I’m a nice guy. Really. All that conflict, torture, and mayhem that you read in my novels, well, that’s not really me. At least I don’t think so.
Let me explain, since you may not have heard of me. I write novels about the near-future, the next two or three decades. My first novel, PeaceMaker, published in 2004, looked at the destruction caused by a lethal computer virus augmented with artificial intelligence. Definitely not a namby-pamby virus that you catch with a standard anti-virus program. Nope, the PeaceMaker virus shut down computers across the globe, millions died from lack of power, water, health care, but I’m not writing a synopsis. You get the picture.
Unholy Domain, published April, 2008, examines the growing conflict between religion and science. You think things are hot between the pro-choice and pro-life activists, well that’s a weekend picnic compared to issues we will face when artificial intelligence and genetic engineering hit full stride.
My latest novel under development, Tomorrow’s Children, continues where Unholy Domain left off and then evaluates the integration of human and machine intelligence. My view of the future isn’t StarTrek. (I blogged about StarTrek a few months earlier.) It’s dark and complex, but not without hope.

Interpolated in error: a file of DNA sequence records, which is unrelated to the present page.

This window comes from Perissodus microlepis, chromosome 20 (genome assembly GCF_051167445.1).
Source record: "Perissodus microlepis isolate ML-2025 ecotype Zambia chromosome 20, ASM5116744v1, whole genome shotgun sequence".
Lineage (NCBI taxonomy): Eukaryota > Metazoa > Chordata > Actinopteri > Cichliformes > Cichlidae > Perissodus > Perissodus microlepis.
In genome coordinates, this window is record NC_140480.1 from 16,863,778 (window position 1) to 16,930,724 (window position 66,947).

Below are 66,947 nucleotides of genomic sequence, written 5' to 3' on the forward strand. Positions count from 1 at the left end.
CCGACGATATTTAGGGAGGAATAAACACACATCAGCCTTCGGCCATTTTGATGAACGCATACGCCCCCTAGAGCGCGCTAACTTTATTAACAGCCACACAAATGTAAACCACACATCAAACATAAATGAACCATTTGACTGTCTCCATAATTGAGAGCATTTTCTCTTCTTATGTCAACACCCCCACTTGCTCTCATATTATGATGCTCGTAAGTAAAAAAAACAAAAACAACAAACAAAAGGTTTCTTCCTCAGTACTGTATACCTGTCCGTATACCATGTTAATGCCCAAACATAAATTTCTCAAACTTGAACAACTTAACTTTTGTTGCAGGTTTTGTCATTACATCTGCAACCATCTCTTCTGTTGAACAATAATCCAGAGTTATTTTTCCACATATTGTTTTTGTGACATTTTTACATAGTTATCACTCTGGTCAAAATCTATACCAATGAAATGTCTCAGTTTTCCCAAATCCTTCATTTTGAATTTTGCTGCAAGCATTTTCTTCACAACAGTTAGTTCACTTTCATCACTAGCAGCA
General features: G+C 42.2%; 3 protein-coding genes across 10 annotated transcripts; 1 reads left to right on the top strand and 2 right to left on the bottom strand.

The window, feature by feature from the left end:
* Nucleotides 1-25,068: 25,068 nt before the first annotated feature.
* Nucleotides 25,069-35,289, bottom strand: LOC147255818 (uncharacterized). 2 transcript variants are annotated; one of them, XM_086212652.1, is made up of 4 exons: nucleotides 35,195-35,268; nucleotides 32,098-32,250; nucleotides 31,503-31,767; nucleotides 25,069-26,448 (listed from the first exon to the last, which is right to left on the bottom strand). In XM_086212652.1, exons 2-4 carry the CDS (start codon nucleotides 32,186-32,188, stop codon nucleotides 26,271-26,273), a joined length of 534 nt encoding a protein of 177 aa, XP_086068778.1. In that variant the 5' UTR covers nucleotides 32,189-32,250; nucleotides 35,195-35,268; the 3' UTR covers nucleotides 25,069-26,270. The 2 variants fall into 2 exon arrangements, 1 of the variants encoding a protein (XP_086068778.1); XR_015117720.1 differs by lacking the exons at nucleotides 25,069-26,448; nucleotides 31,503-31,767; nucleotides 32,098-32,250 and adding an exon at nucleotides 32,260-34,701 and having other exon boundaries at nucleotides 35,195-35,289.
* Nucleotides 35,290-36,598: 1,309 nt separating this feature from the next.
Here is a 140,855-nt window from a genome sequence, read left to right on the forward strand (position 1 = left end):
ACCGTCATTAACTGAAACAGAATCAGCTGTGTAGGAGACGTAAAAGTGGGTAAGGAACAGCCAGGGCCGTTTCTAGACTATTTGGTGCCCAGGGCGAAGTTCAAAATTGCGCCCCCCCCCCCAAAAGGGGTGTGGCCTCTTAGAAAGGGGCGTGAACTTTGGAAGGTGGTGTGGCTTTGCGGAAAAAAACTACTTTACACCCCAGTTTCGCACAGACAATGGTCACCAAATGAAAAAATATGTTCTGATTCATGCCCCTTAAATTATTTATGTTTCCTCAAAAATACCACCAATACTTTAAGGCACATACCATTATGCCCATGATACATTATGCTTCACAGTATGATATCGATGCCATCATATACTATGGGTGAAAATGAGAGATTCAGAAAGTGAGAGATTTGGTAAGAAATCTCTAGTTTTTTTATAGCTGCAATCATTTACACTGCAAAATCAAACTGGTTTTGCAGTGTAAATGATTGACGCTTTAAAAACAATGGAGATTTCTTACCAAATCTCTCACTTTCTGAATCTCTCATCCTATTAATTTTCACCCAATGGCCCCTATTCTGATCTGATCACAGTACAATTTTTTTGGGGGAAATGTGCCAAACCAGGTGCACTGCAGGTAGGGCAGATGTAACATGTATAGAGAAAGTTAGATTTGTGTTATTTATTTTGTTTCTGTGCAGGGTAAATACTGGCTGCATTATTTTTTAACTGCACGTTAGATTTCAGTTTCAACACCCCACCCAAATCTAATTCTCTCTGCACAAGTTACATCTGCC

Each of my novels starts with an assumption regarding the direction and pace of advanced technologies such as artificial intelligence, genetic engineering, robotics and the like. Then I look at the major social issues and evaluate their direction and intensity. Overlay the technical and the cultural and you can pick out the hot spots. My novels grow in those spots.
Okay, so I start with an issue, one with at least two strong, conflicting beliefs. Actually, at this point the novel could be considered hard science fiction. Hard means based in reality, no magic, no pipe dreams. If I starting writing with this outline, I would create a novel that will make you think, but not cringe.
But the devil is in the details. Or maybe I have a bit of the devil in me, because as I lay out an outline, the conflict of ideas turns to violence. And not just any violence --- creative, gut-wrenching violence. Hand to hand conflict, rape, robots, torture, you name it. More thriller than scifi now.
I don’t know where this stuff comes from. I lead a normal life: married to a wonderful woman, three great kids, long-term friendships, satisfying career. I try and balance the darkness with a quirky sense of humor.
The reviews for Unholy Domain have been great (check Amazon), but they see the darkness of the story. Phrases like nightmare, damn scary book, alarming, frightening vision, dark and dangerous, bloody, threatening, and horrific pepper the reviews.
Who knows the source of all this darkness? Yeah, it’s from me, but it comes from some walled-off section of my mind that doesn’t connect to my real life. And never will.
Well, that’s about it. My wife Linda and I are going out to dinner tonight, a nice Italian place where the people know us by name. Should be a good time.